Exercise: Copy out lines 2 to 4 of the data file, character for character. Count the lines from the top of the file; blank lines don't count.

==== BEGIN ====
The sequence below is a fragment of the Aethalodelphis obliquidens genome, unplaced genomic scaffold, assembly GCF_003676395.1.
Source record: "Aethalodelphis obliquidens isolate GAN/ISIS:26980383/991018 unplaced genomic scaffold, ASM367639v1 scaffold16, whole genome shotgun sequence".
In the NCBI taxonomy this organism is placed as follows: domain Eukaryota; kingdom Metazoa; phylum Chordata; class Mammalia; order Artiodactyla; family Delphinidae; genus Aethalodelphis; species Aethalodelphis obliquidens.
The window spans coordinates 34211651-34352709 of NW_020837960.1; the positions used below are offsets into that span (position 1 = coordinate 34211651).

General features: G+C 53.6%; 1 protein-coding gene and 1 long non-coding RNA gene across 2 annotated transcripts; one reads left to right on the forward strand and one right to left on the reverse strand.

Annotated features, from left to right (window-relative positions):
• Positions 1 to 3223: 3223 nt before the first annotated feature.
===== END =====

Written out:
Source record: "Aethalodelphis obliquidens isolate GAN/ISIS:26980383/991018 unplaced genomic scaffold, ASM367639v1 scaffold16, whole genome shotgun sequence".
In the NCBI taxonomy this organism is placed as follows: domain Eukaryota; kingdom Metazoa; phylum Chordata; class Mammalia; order Artiodactyla; family Delphinidae; genus Aethalodelphis; species Aethalodelphis obliquidens.
The window spans coordinates 34211651-34352709 of NW_020837960.1; the positions used below are offsets into that span (position 1 = coordinate 34211651).